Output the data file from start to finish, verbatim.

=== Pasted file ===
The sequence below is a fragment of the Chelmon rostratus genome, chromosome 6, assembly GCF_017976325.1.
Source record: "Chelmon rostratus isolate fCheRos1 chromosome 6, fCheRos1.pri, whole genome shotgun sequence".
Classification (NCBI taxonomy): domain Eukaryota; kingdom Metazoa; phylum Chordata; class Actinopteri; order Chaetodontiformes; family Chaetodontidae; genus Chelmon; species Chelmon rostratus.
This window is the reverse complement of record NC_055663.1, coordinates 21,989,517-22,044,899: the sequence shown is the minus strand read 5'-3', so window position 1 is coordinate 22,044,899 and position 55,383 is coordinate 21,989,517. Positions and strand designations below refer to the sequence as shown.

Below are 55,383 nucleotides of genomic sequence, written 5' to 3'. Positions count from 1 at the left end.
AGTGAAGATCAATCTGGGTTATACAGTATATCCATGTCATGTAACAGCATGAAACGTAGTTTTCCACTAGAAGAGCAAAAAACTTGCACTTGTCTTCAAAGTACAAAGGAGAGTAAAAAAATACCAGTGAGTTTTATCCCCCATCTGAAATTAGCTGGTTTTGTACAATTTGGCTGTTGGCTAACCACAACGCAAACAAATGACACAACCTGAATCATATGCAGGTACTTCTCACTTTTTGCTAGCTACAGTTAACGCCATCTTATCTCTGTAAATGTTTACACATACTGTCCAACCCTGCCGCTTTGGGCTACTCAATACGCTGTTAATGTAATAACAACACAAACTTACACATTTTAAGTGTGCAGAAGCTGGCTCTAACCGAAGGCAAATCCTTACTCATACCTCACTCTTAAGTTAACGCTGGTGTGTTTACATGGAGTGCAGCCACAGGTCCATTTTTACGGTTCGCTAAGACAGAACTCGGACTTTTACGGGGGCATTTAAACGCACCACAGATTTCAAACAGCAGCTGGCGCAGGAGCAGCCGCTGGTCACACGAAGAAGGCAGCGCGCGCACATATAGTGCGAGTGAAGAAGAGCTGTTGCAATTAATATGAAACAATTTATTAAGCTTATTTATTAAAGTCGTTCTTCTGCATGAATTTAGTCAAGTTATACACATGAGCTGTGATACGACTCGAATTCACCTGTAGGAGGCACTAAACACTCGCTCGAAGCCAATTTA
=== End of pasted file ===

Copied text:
The sequence below is a fragment of the Chelmon rostratus genome, chromosome 6, assembly GCF_017976325.1.
Source record: "Chelmon rostratus isolate fCheRos1 chromosome 6, fCheRos1.pri, whole genome shotgun sequence".
Classification (NCBI taxonomy): domain Eukaryota; kingdom Metazoa; phylum Chordata; class Actinopteri; order Chaetodontiformes; family Chaetodontidae; genus Chelmon; species Chelmon rostratus.
This window is the reverse complement of record NC_055663.1, coordinates 21,989,517-22,044,899: the sequence shown is the minus strand read 5'-3', so window position 1 is coordinate 22,044,899 and position 55,383 is coordinate 21,989,517. Positions and strand designations below refer to the sequence as shown.

Below are 55,383 nucleotides of genomic sequence, written 5' to 3'. Positions count from 1 at the left end.
AGTGAAGATCAATCTGGGTTATACAGTATATCCATGTCATGTAACAGCATGAAACGTAGTTTTCCACTAGAAGAGCAAAAAACTTGCACTTGTCTTCAAAGTACAAAGGAGAGTAAAAAAATACCAGTGAGTTTTATCCCCCATCTGAAATTAGCTGGTTTTGTACAATTTGGCTGTTGGCTAACCACAACGCAAACAAATGACACAACCTGAATCATATGCAGGTACTTCTCACTTTTTGCTAGCTACAGTTAACGCCATCTTATCTCTGTAAATGTTTACACATACTGTCCAACCCTGCCGCTTTGGGCTACTCAATACGCTGTTAATGTAATAACAACACAAACTTACACATTTTAAGTGTGCAGAAGCTGGCTCTAACCGAAGGCAAATCCTTACTCATACCTCACTCTTAAGTTAACGCTGGTGTGTTTACATGGAGTGCAGCCACAGGTCCATTTTTACGGTTCGCTAAGACAGAACTCGGACTTTTACGGGGGCATTTAAACGCACCACAGATTTCAAACAGCAGCTGGCGCAGGAGCAGCCGCTGGTCACACGAAGAAGGCAGCGCGCGCACATATAGTGCGAGTGAAGAAGAGCTGTTGCAATTAATATGAAACAATTTATTAAGCTTATTTATTAAAGTCGTTCTTCTGCATGAATTTAGTCAAGTTATACACATGAGCTGTGATACGACTCGAATTCACCTGTAGGAGGCACTAAACACTCGCTCGAAGCCAATTTA